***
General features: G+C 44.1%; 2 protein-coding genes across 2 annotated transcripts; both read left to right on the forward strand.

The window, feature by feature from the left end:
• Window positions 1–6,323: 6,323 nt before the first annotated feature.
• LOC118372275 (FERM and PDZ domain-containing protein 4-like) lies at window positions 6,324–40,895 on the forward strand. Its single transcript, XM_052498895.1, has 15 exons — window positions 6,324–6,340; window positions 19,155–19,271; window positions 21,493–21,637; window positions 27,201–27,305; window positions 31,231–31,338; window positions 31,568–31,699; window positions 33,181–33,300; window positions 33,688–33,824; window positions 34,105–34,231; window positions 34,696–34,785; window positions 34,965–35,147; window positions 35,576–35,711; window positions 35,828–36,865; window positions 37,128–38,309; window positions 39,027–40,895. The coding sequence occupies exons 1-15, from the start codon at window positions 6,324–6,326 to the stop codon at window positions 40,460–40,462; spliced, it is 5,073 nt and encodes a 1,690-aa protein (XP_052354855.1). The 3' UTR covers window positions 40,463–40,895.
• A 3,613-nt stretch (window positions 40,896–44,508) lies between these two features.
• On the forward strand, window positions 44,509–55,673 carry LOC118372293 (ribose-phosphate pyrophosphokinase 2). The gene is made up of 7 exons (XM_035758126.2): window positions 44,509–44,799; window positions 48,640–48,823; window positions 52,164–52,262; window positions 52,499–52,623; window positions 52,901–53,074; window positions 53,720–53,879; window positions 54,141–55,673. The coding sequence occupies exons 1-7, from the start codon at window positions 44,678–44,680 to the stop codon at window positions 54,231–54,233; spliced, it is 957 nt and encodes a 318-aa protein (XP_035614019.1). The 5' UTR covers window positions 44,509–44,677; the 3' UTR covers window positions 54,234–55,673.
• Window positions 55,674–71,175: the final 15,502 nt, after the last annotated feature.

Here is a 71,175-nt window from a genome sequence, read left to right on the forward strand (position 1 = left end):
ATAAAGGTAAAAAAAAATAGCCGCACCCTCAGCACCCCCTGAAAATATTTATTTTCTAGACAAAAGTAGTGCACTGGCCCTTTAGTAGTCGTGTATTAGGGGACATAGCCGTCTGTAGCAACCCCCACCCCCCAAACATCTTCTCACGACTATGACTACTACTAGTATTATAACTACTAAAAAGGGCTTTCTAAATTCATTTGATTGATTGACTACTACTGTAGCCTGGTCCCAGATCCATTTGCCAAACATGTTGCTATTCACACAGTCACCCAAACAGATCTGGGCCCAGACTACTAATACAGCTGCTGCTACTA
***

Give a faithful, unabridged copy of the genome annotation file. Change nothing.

General features: G+C 44.1%; 2 protein-coding genes across 2 annotated transcripts; both read left to right on the forward strand.

The window, feature by feature from the left end:
• Window positions 1–6,323: 6,323 nt before the first annotated feature.
• LOC118372275 (FERM and PDZ domain-containing protein 4-like) lies at window positions 6,324–40,895 on the forward strand. Its single transcript, XM_052498895.1, has 15 exons — window positions 6,324–6,340; window positions 19,155–19,271; window positions 21,493–21,637; window positions 27,201–27,305; window positions 31,231–31,338; window positions 31,568–31,699; window positions 33,181–33,300; window positions 33,688–33,824; window positions 34,105–34,231; window positions 34,696–34,785; window positions 34,965–35,147; window positions 35,576–35,711; window positions 35,828–36,865; window positions 37,128–38,309; window positions 39,027–40,895. The coding sequence occupies exons 1-15, from the start codon at window positions 6,324–6,326 to the stop codon at window positions 40,460–40,462; spliced, it is 5,073 nt and encodes a 1,690-aa protein (XP_052354855.1). The 3' UTR covers window positions 40,463–40,895.
• A 3,613-nt stretch (window positions 40,896–44,508) lies between these two features.
• On the forward strand, window positions 44,509–55,673 carry LOC118372293 (ribose-phosphate pyrophosphokinase 2). The gene is made up of 7 exons (XM_035758126.2): window positions 44,509–44,799; window positions 48,640–48,823; window positions 52,164–52,262; window positions 52,499–52,623; window positions 52,901–53,074; window positions 53,720–53,879; window positions 54,141–55,673. The coding sequence occupies exons 1-7, from the start codon at window positions 44,678–44,680 to the stop codon at window positions 54,231–54,233; spliced, it is 957 nt and encodes a 318-aa protein (XP_035614019.1). The 5' UTR covers window positions 44,509–44,677; the 3' UTR covers window positions 54,234–55,673.
• Window positions 55,674–71,175: the final 15,502 nt, after the last annotated feature.

Here is a 71,175-nt window from a genome sequence, read left to right on the forward strand (position 1 = left end):
ATAAAGGTAAAAAAAAATAGCCGCACCCTCAGCACCCCCTGAAAATATTTATTTTCTAGACAAAAGTAGTGCACTGGCCCTTTAGTAGTCGTGTATTAGGGGACATAGCCGTCTGTAGCAACCCCCACCCCCCAAACATCTTCTCACGACTATGACTACTACTAGTATTATAACTACTAAAAAGGGCTTTCTAAATTCATTTGATTGATTGACTACTACTGTAGCCTGGTCCCAGATCCATTTGCCAAACATGTTGCTATTCACACAGTCACCCAAACAGATCTGGGCCCAGACTACTAATACAGCTGCTGCTACTA